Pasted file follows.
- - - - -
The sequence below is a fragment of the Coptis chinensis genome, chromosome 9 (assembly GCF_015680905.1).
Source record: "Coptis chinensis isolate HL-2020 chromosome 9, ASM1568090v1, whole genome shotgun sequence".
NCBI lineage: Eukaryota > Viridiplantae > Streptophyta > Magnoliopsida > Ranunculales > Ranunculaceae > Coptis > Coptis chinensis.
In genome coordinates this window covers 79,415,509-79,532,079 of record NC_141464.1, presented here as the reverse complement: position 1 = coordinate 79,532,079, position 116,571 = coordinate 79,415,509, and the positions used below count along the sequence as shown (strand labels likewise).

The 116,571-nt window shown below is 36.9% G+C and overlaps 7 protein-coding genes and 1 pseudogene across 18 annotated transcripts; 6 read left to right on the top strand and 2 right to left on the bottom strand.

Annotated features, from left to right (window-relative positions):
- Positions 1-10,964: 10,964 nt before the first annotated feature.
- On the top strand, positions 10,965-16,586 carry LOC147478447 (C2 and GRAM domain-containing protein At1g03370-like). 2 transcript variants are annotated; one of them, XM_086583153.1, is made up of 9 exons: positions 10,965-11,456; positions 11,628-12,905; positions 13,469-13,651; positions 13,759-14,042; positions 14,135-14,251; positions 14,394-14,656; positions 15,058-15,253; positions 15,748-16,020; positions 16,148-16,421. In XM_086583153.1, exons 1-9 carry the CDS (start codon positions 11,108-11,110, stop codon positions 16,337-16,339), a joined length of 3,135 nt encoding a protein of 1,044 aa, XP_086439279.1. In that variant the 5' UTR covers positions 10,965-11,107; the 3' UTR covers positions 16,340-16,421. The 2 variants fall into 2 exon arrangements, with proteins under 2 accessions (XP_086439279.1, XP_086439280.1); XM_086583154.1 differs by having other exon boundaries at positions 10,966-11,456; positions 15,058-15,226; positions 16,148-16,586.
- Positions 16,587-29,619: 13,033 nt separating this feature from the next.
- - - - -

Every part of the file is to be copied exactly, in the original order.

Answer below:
The sequence below is a fragment of the Coptis chinensis genome, chromosome 9 (assembly GCF_015680905.1).
Source record: "Coptis chinensis isolate HL-2020 chromosome 9, ASM1568090v1, whole genome shotgun sequence".
NCBI lineage: Eukaryota > Viridiplantae > Streptophyta > Magnoliopsida > Ranunculales > Ranunculaceae > Coptis > Coptis chinensis.
In genome coordinates this window covers 79,415,509-79,532,079 of record NC_141464.1, presented here as the reverse complement: position 1 = coordinate 79,532,079, position 116,571 = coordinate 79,415,509, and the positions used below count along the sequence as shown (strand labels likewise).

The 116,571-nt window shown below is 36.9% G+C and overlaps 7 protein-coding genes and 1 pseudogene across 18 annotated transcripts; 6 read left to right on the top strand and 2 right to left on the bottom strand.

Annotated features, from left to right (window-relative positions):
- Positions 1-10,964: 10,964 nt before the first annotated feature.
- On the top strand, positions 10,965-16,586 carry LOC147478447 (C2 and GRAM domain-containing protein At1g03370-like). 2 transcript variants are annotated; one of them, XM_086583153.1, is made up of 9 exons: positions 10,965-11,456; positions 11,628-12,905; positions 13,469-13,651; positions 13,759-14,042; positions 14,135-14,251; positions 14,394-14,656; positions 15,058-15,253; positions 15,748-16,020; positions 16,148-16,421. In XM_086583153.1, exons 1-9 carry the CDS (start codon positions 11,108-11,110, stop codon positions 16,337-16,339), a joined length of 3,135 nt encoding a protein of 1,044 aa, XP_086439279.1. In that variant the 5' UTR covers positions 10,965-11,107; the 3' UTR covers positions 16,340-16,421. The 2 variants fall into 2 exon arrangements, with proteins under 2 accessions (XP_086439279.1, XP_086439280.1); XM_086583154.1 differs by having other exon boundaries at positions 10,966-11,456; positions 15,058-15,226; positions 16,148-16,586.
- Positions 16,587-29,619: 13,033 nt separating this feature from the next.